Novel Review: The Iron King by Julie Kagawa

It seemed like as if every blog I came across had a review, interview, or giveaway about the Iron King by Julie Kagawa. At first I ignored it, cause young adult (YA) wasn’t my thing. But then my daughter told me I should try some YA stuff. If you follow my blog regularly, you know I’m a paranormal romance (PR) fan all the way. But occasionally I step out of my comfort zone. All the hype about the Iron King did it for me. So, being the contest junkie I am, I set off to entering and hoping my name would be pulled out off the bag. Just as I was about to throw in the towel and order the damned book myself, I got a wonderful email from Mandi at Smexy Books saying I won! Hell yeah! I hopped into the book almost as soon as it arrived. The teaser from Ms. Kagawa’s website:

My name is Meghan Chase.

In less than twenty-four hours I’ll be sixteen. Countless stories, songs and poems have been written about this wonderful age, when a girl finds true love and the stars shine for her and the handsome prince carries her off into the sunset.

I don’t think it will be that way for me.

Not bad, right? So I started this book knowing nothing about it, only it was a hot item. Like the last few novels I’d read, this was also in first person. I’m starting to see first person narrative is quite common once I venture away from the (PR) genre. I thought the writing started out very strong. Excellent sentence variations which had a nice flow to it.

Now keep in mind, YA is not my forte. So what’s acceptable and not acceptable in this genre is beyond me. Even so, when I picture YA, this is not what came to mind. At times the novel seemed like a fairytale one would tell elementary school children–too fantastic to believe. At other times, it seemed more like a novel with adults in mind. It just didn’t fit either here nor there in my mind. For example, I had a hard time picturing broad-chested teenagers with deep voices. In fact, I snicker every time it comes to mind. Yet Meghan seemed to notice this on boys. It kind of reminds me of the mid-twenty and thirty year olds playing high schoolers on TV these days. Speaking of old men and young girls. Why is it so many shows these days portray high school girls with men 100s of years old? What’s the deal with that? I just couldn’t get into the idea of Meg crushing on this ancient elf. Call me a prude. I know I am in this area, but can’t help it.

Anyway, back to the novel. Let’s talk about the MC. In terms of MC, Meghan didn’t seem all that spectacular. Truly, she seemed more like a gal along for the ride. Very few things she did altered the turn of events. I would have liked her to play a more active role.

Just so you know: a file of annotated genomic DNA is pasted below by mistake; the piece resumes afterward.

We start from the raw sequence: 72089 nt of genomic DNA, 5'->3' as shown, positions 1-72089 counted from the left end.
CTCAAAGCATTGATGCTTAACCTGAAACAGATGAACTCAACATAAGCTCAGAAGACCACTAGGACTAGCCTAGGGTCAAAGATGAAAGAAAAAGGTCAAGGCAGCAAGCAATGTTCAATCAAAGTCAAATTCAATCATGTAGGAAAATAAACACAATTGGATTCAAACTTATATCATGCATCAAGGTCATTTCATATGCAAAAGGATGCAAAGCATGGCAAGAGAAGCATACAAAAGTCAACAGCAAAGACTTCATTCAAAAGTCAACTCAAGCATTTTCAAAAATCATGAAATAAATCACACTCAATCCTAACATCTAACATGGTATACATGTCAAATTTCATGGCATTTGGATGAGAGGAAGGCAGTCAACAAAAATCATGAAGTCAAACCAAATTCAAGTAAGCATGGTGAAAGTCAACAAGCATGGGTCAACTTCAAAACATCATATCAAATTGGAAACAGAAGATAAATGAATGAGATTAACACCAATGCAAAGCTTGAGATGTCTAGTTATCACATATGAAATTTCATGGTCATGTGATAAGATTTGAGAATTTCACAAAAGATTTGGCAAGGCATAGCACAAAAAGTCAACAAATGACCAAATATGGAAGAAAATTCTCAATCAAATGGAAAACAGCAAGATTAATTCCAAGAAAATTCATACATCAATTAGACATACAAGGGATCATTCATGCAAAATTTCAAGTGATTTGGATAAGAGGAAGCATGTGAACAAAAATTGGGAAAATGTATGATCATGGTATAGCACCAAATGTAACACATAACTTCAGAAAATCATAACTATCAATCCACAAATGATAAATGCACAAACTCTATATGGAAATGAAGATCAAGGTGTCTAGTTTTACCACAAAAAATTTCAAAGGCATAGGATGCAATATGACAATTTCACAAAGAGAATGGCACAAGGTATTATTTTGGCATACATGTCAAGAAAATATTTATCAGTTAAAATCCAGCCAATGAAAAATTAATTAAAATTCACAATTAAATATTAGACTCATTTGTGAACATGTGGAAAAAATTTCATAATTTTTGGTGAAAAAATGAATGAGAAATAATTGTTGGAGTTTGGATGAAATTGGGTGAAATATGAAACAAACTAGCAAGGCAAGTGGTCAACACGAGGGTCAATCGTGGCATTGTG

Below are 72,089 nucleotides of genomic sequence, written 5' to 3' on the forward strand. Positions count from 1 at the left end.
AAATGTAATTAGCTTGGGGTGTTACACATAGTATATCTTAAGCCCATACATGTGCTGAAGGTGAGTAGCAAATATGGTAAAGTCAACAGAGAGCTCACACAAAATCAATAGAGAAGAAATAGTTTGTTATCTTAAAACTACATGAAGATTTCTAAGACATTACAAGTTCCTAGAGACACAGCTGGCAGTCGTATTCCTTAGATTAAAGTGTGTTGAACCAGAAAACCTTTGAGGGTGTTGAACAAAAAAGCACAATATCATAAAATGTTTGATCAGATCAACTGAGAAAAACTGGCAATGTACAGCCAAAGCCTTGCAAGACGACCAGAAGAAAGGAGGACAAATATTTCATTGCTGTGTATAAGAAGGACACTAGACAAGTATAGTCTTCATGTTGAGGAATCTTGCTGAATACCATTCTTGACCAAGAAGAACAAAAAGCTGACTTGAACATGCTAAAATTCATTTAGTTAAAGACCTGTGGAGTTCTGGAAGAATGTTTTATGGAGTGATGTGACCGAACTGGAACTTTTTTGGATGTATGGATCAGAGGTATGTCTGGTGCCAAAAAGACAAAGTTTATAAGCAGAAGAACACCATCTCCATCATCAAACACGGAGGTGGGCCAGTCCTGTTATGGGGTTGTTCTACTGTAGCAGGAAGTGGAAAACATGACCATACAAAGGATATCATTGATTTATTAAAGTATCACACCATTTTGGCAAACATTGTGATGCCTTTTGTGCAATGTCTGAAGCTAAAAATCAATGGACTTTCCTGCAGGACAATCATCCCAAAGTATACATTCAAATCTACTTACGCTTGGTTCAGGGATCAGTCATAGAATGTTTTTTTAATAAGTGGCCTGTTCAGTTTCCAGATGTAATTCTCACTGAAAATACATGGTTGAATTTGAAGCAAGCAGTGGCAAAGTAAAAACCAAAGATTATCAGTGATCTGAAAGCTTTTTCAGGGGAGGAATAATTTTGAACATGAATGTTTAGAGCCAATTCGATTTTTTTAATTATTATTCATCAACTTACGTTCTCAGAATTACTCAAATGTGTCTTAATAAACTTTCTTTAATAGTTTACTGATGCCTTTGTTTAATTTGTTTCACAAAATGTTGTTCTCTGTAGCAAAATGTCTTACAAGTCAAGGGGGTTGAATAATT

In terms of her internal workings, Meghan reminded me a lot of Dorothy in the Wizard of Oz–not the book, but the movie. Like Judy Garland at age 16 trying to play a 12-year-old, Meg’s personality didn’t seem age appropriate either. At times her mentality was very adult-like, particularly at the beginning in dealing the interpersonal relationships of her brother and step-father. Even the teaser above, which is actually an excerpt from the book, seems a bit old in the mentality. Do teenagers really think like that? I don’t know. It’s been so many years, I seem to have forgotten. I would absolutely love a teen’s perspective on this. On the other hand, Meg’s actions seemed very childlike. For me, her internal voice didn’t coincide with her actions.

Meg’s verbal language also seemed a bit off to me. In my experience, the way people use language is often associated with the people they are around. For a gal who had no friends other than Puck, she sure did manage to acquire a potty mouth/brain. The way she used foul language made her sound like an adult at times. Again, this may be my lack of familiarity with the YA genre. My personal opinion, taking into account my inexperienced of the YA and middle grade (MG) genres, is this book would fit into the MG genre if not for the language, violence, and sex talk. I think all of the more graphic items could have been written out while preserving the integrity of the story. Just my thoughts.

On to the plot! Hmmm. I hate saying not so great things about another author’s piece of work, but really I found the plot unoriginal. It was like reading bits and pieces of popular works. For example, it included aspects of the Cheshire Cat in Alice in Wonderland, Peter Pan’s “I do believe in fairies,” the importance of faith in Narnia, and Dorothy’s journey to get back home in the Wizard of Oz. Now the lack of originality didn’t make the novel bad. Rather it just was not spectacular because it’d already been done. Still, I think this book would make a great movie just because of the fairytale aspects.

I also found the story to be more event driven than plot or character driven at times. I think if a few scenes had been cut, it would have held my attention a bit longer. It comes back to the question: How does this scene drive the story forward?

One item I really think the Iron King had going for it was clever dialogue, both internal and spoken. Silly at times, but I definitely enjoyed the banter. So, a couple of my favorite lines:

  • He continued washing his tail for several heartbeats, while I fought the urge to grab that tail and swing him around my head like a bolo. (Yep. I’ve been in these moods before.)
  • I felt him smile. “You make me feel alive again,” he murmured. (So touching–wish someone would say that to me.)

Overall, I thought the novel was an OK read.

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